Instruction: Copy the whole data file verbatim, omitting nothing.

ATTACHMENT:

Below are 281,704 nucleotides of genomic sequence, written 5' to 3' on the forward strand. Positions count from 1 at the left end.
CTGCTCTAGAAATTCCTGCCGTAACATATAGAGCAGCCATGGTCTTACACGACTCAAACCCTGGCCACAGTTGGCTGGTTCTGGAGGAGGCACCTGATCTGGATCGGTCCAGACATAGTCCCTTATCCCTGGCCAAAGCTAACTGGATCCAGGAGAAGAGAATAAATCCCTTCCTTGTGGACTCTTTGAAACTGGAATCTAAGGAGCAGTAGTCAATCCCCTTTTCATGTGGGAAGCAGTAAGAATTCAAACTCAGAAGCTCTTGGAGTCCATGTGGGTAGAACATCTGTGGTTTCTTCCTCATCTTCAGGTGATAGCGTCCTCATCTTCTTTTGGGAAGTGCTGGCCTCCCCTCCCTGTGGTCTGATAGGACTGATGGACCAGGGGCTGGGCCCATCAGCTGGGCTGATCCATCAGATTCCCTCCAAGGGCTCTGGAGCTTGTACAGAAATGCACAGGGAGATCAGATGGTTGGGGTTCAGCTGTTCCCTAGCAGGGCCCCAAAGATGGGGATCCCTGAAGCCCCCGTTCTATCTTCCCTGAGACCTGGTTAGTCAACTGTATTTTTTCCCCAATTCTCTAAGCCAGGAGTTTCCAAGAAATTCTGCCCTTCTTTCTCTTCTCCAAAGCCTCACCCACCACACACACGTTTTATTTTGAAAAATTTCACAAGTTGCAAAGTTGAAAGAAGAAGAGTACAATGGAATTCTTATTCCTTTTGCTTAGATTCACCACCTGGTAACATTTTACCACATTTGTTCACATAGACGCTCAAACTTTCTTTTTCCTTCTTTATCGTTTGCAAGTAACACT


Below are 281,704 nucleotides of genomic sequence, written 5' to 3' on the forward strand. Positions count from 1 at the left end.
CTGCTCTAGAAATTCCTGCCGTAACATATAGAGCAGCCATGGTCTTACACGACTCAAACCCTGGCCACAGTTGGCTGGTTCTGGAGGAGGCACCTGATCTGGATCGGTCCAGACATAGTCCCTTATCCCTGGCCAAAGCTAACTGGATCCAGGAGAAGAGAATAAATCCCTTCCTTGTGGACTCTTTGAAACTGGAATCTAAGGAGCAGTAGTCAATCCCCTTTTCATGTGGGAAGCAGTAAGAATTCAAACTCAGAAGCTCTTGGAGTCCATGTGGGTAGAACATCTGTGGTTTCTTCCTCATCTTCAGGTGATAGCGTCCTCATCTTCTTTTGGGAAGTGCTGGCCTCCCCTCCCTGTGGTCTGATAGGACTGATGGACCAGGGGCTGGGCCCATCAGCTGGGCTGATCCATCAGATTCCCTCCAAGGGCTCTGGAGCTTGTACAGAAATGCACAGGGAGATCAGATGGTTGGGGTTCAGCTGTTCCCTAGCAGGGCCCCAAAGATGGGGATCCCTGAAGCCCCCGTTCTATCTTCCCTGAGACCTGGTTAGTCAACTGTATTTTTTCCCCAATTCTCTAAGCCAGGAGTTTCCAAGAAATTCTGCCCTTCTTTCTCTTCTCCAAAGCCTCACCCACCACACACACGTTTTATTTTGAAAAATTTCACAAGTTGCAAAGTTGAAAGAAGAAGAGTACAATGGAATTCTTATTCCTTTTGCTTAGATTCACCACCTGGTAACATTTTACCACATTTGTTCACATAGACGCTCAAACTTTCTTTTTCCTTCTTTATCGTTTGCAAGTAACACT